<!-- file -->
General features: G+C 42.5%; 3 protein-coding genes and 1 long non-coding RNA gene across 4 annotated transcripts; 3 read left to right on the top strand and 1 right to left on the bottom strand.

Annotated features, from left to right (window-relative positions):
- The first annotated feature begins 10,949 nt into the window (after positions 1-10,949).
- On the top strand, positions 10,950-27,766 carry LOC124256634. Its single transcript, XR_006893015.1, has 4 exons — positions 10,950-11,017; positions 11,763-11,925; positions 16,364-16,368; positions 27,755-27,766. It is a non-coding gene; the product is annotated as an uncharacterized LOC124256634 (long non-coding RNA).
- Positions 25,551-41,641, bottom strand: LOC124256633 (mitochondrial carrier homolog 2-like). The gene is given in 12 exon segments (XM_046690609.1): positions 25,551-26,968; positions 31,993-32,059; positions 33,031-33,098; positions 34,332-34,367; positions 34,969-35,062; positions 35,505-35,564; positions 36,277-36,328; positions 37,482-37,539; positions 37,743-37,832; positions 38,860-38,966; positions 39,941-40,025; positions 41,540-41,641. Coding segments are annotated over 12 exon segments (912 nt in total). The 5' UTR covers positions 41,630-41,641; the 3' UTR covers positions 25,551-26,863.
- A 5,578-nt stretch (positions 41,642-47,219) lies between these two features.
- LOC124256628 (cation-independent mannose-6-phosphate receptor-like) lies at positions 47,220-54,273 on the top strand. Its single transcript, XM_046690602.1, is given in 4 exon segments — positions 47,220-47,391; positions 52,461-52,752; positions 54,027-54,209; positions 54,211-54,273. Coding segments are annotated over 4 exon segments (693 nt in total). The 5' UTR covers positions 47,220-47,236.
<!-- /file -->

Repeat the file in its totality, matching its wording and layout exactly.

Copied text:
General features: G+C 42.5%; 3 protein-coding genes and 1 long non-coding RNA gene across 4 annotated transcripts; 3 read left to right on the top strand and 1 right to left on the bottom strand.

Annotated features, from left to right (window-relative positions):
- The first annotated feature begins 10,949 nt into the window (after positions 1-10,949).
- On the top strand, positions 10,950-27,766 carry LOC124256634. Its single transcript, XR_006893015.1, has 4 exons — positions 10,950-11,017; positions 11,763-11,925; positions 16,364-16,368; positions 27,755-27,766. It is a non-coding gene; the product is annotated as an uncharacterized LOC124256634 (long non-coding RNA).
- Positions 25,551-41,641, bottom strand: LOC124256633 (mitochondrial carrier homolog 2-like). The gene is given in 12 exon segments (XM_046690609.1): positions 25,551-26,968; positions 31,993-32,059; positions 33,031-33,098; positions 34,332-34,367; positions 34,969-35,062; positions 35,505-35,564; positions 36,277-36,328; positions 37,482-37,539; positions 37,743-37,832; positions 38,860-38,966; positions 39,941-40,025; positions 41,540-41,641. Coding segments are annotated over 12 exon segments (912 nt in total). The 5' UTR covers positions 41,630-41,641; the 3' UTR covers positions 25,551-26,863.
- A 5,578-nt stretch (positions 41,642-47,219) lies between these two features.
- LOC124256628 (cation-independent mannose-6-phosphate receptor-like) lies at positions 47,220-54,273 on the top strand. Its single transcript, XM_046690602.1, is given in 4 exon segments — positions 47,220-47,391; positions 52,461-52,752; positions 54,027-54,209; positions 54,211-54,273. Coding segments are annotated over 4 exon segments (693 nt in total). The 5' UTR covers positions 47,220-47,236.